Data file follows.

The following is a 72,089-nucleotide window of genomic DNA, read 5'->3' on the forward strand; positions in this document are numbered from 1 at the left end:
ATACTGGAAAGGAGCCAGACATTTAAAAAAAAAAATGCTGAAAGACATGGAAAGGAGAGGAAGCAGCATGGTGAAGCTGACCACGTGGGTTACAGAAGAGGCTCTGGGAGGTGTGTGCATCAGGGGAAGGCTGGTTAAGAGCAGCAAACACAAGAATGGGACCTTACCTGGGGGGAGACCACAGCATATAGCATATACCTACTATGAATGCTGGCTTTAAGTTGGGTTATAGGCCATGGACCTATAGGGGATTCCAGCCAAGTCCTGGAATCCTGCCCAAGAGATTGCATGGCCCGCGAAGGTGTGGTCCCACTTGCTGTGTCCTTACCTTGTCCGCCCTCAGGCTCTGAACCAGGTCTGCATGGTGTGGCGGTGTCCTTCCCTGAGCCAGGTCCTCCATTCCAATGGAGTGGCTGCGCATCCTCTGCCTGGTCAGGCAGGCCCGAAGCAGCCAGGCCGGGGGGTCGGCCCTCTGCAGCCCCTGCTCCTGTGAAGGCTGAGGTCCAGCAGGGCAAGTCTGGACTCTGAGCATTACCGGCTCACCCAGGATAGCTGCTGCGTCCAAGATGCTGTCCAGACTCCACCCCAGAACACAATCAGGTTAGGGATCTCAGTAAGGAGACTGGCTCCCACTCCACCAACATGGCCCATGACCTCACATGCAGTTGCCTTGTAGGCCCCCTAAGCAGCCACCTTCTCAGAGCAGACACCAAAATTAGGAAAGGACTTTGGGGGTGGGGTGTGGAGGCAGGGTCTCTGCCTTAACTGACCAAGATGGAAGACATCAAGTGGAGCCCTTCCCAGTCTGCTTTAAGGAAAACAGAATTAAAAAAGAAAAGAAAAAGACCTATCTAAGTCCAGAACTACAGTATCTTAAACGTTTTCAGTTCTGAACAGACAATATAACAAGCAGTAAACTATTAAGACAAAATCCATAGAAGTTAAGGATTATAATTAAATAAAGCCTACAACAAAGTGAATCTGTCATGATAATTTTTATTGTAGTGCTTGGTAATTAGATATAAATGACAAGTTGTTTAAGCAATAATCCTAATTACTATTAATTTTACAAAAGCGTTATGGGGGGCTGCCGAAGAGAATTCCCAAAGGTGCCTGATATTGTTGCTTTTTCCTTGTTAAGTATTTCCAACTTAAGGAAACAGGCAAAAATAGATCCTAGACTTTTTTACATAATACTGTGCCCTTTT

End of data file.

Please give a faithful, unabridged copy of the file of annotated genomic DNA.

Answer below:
The following is a 72,089-nucleotide window of genomic DNA, read 5'->3' on the forward strand; positions in this document are numbered from 1 at the left end:
ATACTGGAAAGGAGCCAGACATTTAAAAAAAAAAATGCTGAAAGACATGGAAAGGAGAGGAAGCAGCATGGTGAAGCTGACCACGTGGGTTACAGAAGAGGCTCTGGGAGGTGTGTGCATCAGGGGAAGGCTGGTTAAGAGCAGCAAACACAAGAATGGGACCTTACCTGGGGGGAGACCACAGCATATAGCATATACCTACTATGAATGCTGGCTTTAAGTTGGGTTATAGGCCATGGACCTATAGGGGATTCCAGCCAAGTCCTGGAATCCTGCCCAAGAGATTGCATGGCCCGCGAAGGTGTGGTCCCACTTGCTGTGTCCTTACCTTGTCCGCCCTCAGGCTCTGAACCAGGTCTGCATGGTGTGGCGGTGTCCTTCCCTGAGCCAGGTCCTCCATTCCAATGGAGTGGCTGCGCATCCTCTGCCTGGTCAGGCAGGCCCGAAGCAGCCAGGCCGGGGGGTCGGCCCTCTGCAGCCCCTGCTCCTGTGAAGGCTGAGGTCCAGCAGGGCAAGTCTGGACTCTGAGCATTACCGGCTCACCCAGGATAGCTGCTGCGTCCAAGATGCTGTCCAGACTCCACCCCAGAACACAATCAGGTTAGGGATCTCAGTAAGGAGACTGGCTCCCACTCCACCAACATGGCCCATGACCTCACATGCAGTTGCCTTGTAGGCCCCCTAAGCAGCCACCTTCTCAGAGCAGACACCAAAATTAGGAAAGGACTTTGGGGGTGGGGTGTGGAGGCAGGGTCTCTGCCTTAACTGACCAAGATGGAAGACATCAAGTGGAGCCCTTCCCAGTCTGCTTTAAGGAAAACAGAATTAAAAAAGAAAAGAAAAAGACCTATCTAAGTCCAGAACTACAGTATCTTAAACGTTTTCAGTTCTGAACAGACAATATAACAAGCAGTAAACTATTAAGACAAAATCCATAGAAGTTAAGGATTATAATTAAATAAAGCCTACAACAAAGTGAATCTGTCATGATAATTTTTATTGTAGTGCTTGGTAATTAGATATAAATGACAAGTTGTTTAAGCAATAATCCTAATTACTATTAATTTTACAAAAGCGTTATGGGGGGCTGCCGAAGAGAATTCCCAAAGGTGCCTGATATTGTTGCTTTTTCCTTGTTAAGTATTTCCAACTTAAGGAAACAGGCAAAAATAGATCCTAGACTTTTTTACATAATACTGTGCCCTTTT